Best & Worst Contracts 2014: New York Giants


Today’s best and worst entry features the New York Giants

Best Contract: Walter Thurmond

Walter ThurmondFor the most part picking through the Giants best contracts comes down to identifying short term deals that seem like good values. Many of their longer term contracts are heavier on bonus money and/or guarantees that lead to a much more player friendly rather than team friendly structure. Of the better contracts on their books I liked Walter Thurmond’s contract as much as anyone’s on the team. I see the Giants as a team somewhat at the crossroads where their long term prospects are tied to how Eli Manning looks in 2014. If Manning looks good the Giants have as good a chance at winning the NFC East as anyone and most likely he will be the face of the Giants for another four years. If he looks bad the Giants will probably need to reboot their team.

Thurmond fits in with both scenarios. He is a high upside player that has the potential to lock down one of the cornerback positions and be a major asset in a playoff run. If the team falters, it’s just a one year contract with no long term implications, something that is an issue with most of the Giants more recent signings.

Thurmond’s contract carries a base value of $3 million which is very reasonable for a player who could prove to be a solid number two cornerback. Because it is a one year contract and the player is hoping to hit it big in free agency the team knows they will get the best out of the player. Nothing prevents the Giants from re-signing Thurmond in the event things go well and the Giants have shown a willingness to do just that, as seen by the contract signed with Jon Beason.

There is really no downside to this contract.  It is low cost and low risk and fits the team situation perfectly. If things go as expected Thurmond will likely get a nice raise next season when he signs a multi year contract extension and the Giants will benefit from a low cost year for a starting player. It’ a win-win contract for both sides.

Worst Contract: Will Beatty 

If ever there was a team that deserved co-winners for worst contract it would be the Giants. I really have a hard time determining which move was worse for the team: the over-reaching on Will Beatty or the front ended contract given to Dominique Rodgers-Cromartie. The DRC signing was one of the worst contracts of the 2014 offseason while Beatty had an entire year of regression that made him look like one of the most overpaid players in the NFL.  I really could go either way but in this case I’ll select the player that has played in Giant blue rather than the player who has yet to do so.

Teams should always be cautiously optimistic when a player turns around what looks to be a middle of the road career. Beatty, a 2nd round draft pick in 2009, was a slow to develop player. In 2009 and 2010 he was mainly a special teams player and an extra lineman, starting just 6 games over the two year period. He grabbed the starting job in 2011 where he cemented himself as potential starting player and then played extremely well in his walk year. The Giants completely bought in at that point.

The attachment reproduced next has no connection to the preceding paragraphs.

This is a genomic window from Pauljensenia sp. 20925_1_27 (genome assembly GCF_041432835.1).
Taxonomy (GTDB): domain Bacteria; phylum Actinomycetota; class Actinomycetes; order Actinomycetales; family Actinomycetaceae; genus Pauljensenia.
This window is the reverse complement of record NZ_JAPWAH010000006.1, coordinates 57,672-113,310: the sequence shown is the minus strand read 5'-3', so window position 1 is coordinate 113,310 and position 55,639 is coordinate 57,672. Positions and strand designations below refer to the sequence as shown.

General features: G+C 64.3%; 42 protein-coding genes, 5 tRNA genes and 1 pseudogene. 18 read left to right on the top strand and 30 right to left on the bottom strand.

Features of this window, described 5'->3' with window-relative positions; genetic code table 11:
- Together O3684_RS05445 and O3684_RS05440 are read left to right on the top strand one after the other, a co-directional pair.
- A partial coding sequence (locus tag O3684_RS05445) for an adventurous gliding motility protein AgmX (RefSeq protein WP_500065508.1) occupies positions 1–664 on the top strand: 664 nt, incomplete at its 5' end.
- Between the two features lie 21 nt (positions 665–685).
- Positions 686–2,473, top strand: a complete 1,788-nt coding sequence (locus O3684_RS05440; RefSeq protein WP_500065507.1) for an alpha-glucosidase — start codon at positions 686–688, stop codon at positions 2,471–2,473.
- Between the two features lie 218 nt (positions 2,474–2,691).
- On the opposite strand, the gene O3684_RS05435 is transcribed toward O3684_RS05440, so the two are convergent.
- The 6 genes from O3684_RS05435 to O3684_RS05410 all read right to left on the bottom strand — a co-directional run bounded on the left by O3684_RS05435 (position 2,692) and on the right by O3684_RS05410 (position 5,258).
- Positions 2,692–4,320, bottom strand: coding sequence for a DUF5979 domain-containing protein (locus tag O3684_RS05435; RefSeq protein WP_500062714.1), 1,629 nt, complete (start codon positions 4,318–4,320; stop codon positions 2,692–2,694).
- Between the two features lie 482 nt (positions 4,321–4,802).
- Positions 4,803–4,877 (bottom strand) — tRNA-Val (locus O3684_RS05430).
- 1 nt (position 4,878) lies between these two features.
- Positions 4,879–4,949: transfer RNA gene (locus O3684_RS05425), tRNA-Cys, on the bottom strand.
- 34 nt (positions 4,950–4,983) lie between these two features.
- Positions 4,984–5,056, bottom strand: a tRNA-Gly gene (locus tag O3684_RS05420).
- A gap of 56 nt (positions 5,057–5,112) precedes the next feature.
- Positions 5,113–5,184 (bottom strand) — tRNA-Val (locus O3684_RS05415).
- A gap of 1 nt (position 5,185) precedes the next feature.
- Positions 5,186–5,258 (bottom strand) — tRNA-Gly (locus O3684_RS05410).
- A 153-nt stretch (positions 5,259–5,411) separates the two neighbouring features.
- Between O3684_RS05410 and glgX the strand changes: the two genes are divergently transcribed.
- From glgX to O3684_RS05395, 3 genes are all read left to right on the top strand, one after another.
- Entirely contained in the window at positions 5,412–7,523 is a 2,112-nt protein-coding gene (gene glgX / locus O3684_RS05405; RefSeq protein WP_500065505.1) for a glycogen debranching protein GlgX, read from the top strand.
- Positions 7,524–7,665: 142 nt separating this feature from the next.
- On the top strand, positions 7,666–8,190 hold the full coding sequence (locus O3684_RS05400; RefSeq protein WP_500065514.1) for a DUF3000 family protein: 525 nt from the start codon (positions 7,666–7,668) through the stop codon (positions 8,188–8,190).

Beatty became the standard bearer for the non-elite tier of tackles in the NFL, being given a $7.5 million a year contract with essentially $19 million in full guarantees. The Giants gave Beatty a great deal of job security through a large $12.5 million signing bonus. Among veteran left tackles on long term deals, the percentage of contract guaranteed is first in the NFL and the full guarantee trails only Duane Brown and Branden Albert. Albert was signed a year after Beatty.

The contract structure was designed to be similar to the deal signed by Brown in 2012, if Brown’s contract was viewed as a completely new contract rather than an extension. A big difference is that Brown receiving such a structure did not hurt the Texans as badly since Houston had a year already on his contract to work with. Beatty’s contract will still contain $5 million of dead money in the 4th year of his contract compared to just $2.5 million for Brown.

Arguably the only comparable player with a worse structured contract is Sam Baker’s in Atlanta. If Beatty fails this year the Giants will take on over $8 million in cap charges if they release him in 2015. He also has a $650,000 guarantee so the Giants would need to pay him a token amount to go away. If that happens the Giants will have paid $19 million for a two year contract, which is a very high figure. They need him to last at least three seasons to justify the contract and based on what we have seen that may not be that easy.

2013’s Best and Worst Giants Contracts:

2013 Best Contract: Justin Tuck (Contract expired; signed with Raiders)

2013 Worst Contract: Corey Webster (Contract voided)

Click Here to Check out OTC’s other Best and Worst Contracts from around the NFL!